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A Better Partnership
June 30, 2016

COA: In an involuntary child protective proceeding if there is reason to believe a child is an Indian child, notice must be made to the tribe he is believed to be a part of

Both the Michigan Indian Family Preservation Act (MIFPA) and the Indian Child Welfare Act (ICWA) establish substantive and procedural protections when an Indian child is involved in an involuntary child protective proceeding to promote the best interests of Indian children and their tribes.  When a child is involved in an involuntary child protective proceeding, the Court of Appeals held in In re Jones/Lehmann, No. 330945, that if there is any reason to believe that a child is of Indian descent, the Department of Health and Human Services has a duty actively to seek to determine whether the child is an Indian child and send notice to the parents and the tribe. If a tribe cannot be determined, notice must be given to all potential tribes in the area.
 
The children in In re Jones/Lehmann were involved in a hearing regarding the termination of their mother’s parental rights. Throughout the lengthy proceedings, the mother of the children informed the trial court that one of her children may be an Indian Child for purposes of MIFPA and ICWA. DHHS spoke to the child’s father who indicated that he may be of Cherokee Indian descent. Based on this information, DHHS sent a notice to the Department of Interior (DOI) about the possibility of the child being of Indian heritage, but the DOI responded saying there was insufficient information to determine tribal affiliation. DHHS did not send notice to the Cherokee tribe or any other tribes in the area regarding the proceedings.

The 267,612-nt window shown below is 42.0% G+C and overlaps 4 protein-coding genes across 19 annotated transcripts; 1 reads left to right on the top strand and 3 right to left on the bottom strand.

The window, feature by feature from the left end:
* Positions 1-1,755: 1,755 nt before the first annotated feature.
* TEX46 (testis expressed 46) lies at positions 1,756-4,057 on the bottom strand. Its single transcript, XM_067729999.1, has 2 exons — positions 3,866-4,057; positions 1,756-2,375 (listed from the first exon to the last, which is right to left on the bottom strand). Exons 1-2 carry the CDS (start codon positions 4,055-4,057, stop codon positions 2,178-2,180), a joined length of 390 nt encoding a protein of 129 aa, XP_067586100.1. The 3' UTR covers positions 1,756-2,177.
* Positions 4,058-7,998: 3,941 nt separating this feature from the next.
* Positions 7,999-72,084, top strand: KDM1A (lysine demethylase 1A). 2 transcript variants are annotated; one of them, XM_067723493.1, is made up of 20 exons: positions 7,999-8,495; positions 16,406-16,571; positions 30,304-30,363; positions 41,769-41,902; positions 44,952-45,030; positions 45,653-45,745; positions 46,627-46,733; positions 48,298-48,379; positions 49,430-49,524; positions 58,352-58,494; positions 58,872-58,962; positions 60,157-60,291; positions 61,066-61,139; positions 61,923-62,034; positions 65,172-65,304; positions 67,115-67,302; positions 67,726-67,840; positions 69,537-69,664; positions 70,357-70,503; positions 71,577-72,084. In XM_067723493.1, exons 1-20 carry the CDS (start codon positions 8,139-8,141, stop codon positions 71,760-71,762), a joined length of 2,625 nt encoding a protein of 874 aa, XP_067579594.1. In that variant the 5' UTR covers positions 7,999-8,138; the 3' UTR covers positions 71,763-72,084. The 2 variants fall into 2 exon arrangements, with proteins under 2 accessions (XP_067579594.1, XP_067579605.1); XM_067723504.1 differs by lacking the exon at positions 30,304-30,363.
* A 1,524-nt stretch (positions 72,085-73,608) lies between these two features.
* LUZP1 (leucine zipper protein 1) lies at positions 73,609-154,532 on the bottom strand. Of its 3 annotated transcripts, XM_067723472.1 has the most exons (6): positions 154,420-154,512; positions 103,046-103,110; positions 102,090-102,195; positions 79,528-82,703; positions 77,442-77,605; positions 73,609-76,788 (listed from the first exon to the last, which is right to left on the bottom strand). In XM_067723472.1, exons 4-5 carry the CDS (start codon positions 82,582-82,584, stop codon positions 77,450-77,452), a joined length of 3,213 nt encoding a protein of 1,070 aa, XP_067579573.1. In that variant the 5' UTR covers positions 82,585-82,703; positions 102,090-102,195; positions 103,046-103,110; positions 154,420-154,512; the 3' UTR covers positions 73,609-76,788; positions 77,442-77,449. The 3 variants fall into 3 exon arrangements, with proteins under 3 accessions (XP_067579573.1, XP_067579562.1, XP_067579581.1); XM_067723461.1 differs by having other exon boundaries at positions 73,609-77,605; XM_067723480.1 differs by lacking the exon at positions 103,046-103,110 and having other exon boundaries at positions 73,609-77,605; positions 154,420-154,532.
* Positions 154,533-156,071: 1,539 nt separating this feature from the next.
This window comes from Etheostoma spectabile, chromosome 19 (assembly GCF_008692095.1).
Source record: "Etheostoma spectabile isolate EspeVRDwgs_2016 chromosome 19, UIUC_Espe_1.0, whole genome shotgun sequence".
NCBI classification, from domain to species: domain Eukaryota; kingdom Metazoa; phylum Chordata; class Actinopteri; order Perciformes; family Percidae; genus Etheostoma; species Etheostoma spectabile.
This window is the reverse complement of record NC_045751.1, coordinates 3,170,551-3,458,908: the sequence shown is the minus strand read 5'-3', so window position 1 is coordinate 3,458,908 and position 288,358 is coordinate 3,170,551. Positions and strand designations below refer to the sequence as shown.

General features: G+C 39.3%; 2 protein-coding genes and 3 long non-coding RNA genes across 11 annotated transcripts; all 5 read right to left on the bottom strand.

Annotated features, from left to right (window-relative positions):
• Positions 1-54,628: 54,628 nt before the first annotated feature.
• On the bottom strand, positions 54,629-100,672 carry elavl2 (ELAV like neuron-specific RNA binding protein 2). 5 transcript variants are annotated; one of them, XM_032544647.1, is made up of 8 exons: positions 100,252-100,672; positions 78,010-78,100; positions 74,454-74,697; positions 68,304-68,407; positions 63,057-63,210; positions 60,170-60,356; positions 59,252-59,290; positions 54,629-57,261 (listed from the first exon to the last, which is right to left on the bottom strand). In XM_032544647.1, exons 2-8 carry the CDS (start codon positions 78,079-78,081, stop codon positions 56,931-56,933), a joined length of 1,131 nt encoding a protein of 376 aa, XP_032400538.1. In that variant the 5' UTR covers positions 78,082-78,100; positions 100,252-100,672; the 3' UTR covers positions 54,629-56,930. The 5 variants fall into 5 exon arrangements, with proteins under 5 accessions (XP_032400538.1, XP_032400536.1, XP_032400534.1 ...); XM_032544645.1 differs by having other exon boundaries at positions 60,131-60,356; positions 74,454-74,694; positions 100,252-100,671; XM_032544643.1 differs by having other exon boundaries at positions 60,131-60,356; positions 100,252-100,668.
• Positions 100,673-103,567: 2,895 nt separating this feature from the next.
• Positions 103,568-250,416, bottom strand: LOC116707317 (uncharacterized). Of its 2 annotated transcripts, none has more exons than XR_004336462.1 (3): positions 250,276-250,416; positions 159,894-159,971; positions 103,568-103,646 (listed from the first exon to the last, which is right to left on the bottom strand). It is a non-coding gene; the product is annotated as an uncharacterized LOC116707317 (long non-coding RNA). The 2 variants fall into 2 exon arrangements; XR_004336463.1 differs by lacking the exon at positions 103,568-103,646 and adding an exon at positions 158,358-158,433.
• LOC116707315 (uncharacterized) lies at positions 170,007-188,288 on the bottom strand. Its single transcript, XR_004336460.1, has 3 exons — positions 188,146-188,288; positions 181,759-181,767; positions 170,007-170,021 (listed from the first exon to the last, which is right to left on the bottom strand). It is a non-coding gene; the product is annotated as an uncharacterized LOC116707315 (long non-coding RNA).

The Court of Appeals held that there was sufficiently reliable information based on the child’s father’s suggestion that he might be an Indian to trigger the necessary notice requirement under MIFPA and ICWA. The Court relied on In re Morris, 491 Mich 81 (2012), stating that courts are to err on the side of caution to protect the interests of the Indian children, their families, and their tribes to avoid the possibility of later disruptions in the child’s life. The Court entered a conditional reversal of the termination of the mother’s rights with respect to the possibly Indian child and remanded for compliance with the MIFPA and ICWA notice requirements. 
 

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